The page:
In our unstable politics, where no government can last for long and no prime minister manages to survive for more than a term-and-a-half in office, Rabbi Ovadia Yosef is an island of stability. A religious dictator who divides the world to good guys and bad guys in line with conservative, religious worldviews, and who within Israel’s democracy holds greater decision-making power than any minister elected by the public; at times, he is even more influential than the prime minister.
For 26 years now, somehow, after all the discussions and negotiations and cabinet votes and trips to America and press commentary, it always ends up boiling down to the rabbi’s decision; we have not yet found the bold prime minister who would say: No more. I won’t do it.
The kippah will pulled out and put on one’s head, the rabbi will wait in his chair for the guest to bow down and shake the holy hand, and from there it all depends on the guest’s qualities of bargaining and persuasion, and at times just on his highness’ mood.
To rabbi Ovadia’s credit we should note that in the truly important junctions he gives his blessing to the moves desired by the government. In between one sermon and another and in between the call to eliminate Abbas to characterizing Israel’s teachers as “assess,” he endorsed peace talks and compromises, the withdrawal from Lebanon, and military restraint when necessary. We won’t be surprised if he also approves the current freeze.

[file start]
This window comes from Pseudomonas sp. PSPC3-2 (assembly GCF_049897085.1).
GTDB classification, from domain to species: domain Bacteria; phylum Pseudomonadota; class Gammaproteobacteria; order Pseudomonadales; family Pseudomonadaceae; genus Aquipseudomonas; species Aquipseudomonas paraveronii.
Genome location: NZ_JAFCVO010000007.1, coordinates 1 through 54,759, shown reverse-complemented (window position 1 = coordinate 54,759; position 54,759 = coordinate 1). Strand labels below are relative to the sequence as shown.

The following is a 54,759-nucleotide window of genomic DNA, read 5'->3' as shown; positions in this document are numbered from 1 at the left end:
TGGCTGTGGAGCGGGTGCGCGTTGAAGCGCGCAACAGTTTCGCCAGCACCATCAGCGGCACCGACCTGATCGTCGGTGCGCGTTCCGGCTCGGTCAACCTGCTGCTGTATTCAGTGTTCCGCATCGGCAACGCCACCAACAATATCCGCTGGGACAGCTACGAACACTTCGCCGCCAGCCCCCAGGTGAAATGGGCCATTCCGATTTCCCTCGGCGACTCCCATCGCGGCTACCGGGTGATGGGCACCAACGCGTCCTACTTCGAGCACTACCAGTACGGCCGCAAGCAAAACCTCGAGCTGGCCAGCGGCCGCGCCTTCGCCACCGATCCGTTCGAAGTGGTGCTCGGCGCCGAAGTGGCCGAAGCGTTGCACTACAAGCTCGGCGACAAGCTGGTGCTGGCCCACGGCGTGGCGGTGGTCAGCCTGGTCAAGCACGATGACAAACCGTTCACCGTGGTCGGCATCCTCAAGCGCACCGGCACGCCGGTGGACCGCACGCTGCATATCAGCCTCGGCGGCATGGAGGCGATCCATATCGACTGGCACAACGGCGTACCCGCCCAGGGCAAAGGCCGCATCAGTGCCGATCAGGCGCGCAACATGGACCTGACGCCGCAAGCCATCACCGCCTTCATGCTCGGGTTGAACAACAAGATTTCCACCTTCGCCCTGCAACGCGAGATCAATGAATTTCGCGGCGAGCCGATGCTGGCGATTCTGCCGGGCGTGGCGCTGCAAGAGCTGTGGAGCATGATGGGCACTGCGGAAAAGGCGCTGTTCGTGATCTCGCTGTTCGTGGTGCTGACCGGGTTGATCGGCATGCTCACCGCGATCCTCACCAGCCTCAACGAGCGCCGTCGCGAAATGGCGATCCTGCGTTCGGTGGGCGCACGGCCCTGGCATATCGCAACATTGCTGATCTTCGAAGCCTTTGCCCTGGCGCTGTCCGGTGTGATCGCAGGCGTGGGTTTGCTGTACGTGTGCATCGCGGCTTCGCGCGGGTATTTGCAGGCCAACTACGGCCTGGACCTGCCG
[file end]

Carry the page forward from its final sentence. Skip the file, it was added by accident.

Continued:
The sad truth
The question is, of course, what it says about our politics. And the answer is that it attests to how unserious it is. Leadership and the need for research work and orderly decision-making are replaced by smalltime politics, and Shas is smalltime politics at its finest. It’s all about bargaining and scratching each other’s back, and all is enveloped by the rabbi’s holy robe. Yet behind the robe hides the truth, and it’s a sad one.
The more prominent the rabbi’s stability and the more urgent the need to pay the rabbi a visit, the more conspicuous is the absence of real leadership; one that is supposed to take decisions and lead, rather than always reaching the last resort of compromises with Rabbi Ovadia.
Still, if this is the case, we should at least be grateful that the rabbi’s decisions are always more logical than the declarations that lead there. If we do not have real democracy here, at least we’ll have a religious dictator who is as enlightened as possible and will help the weak secular leadership.
The man who has been through eight prime ministers and eight governments here is at the end of the day Israel’s most experienced politician. It’s a little amusing and mostly sad, but at the end of the day you’ll see that Rabbi Ovadia is the one who gives his blessing to a final-status agreement.
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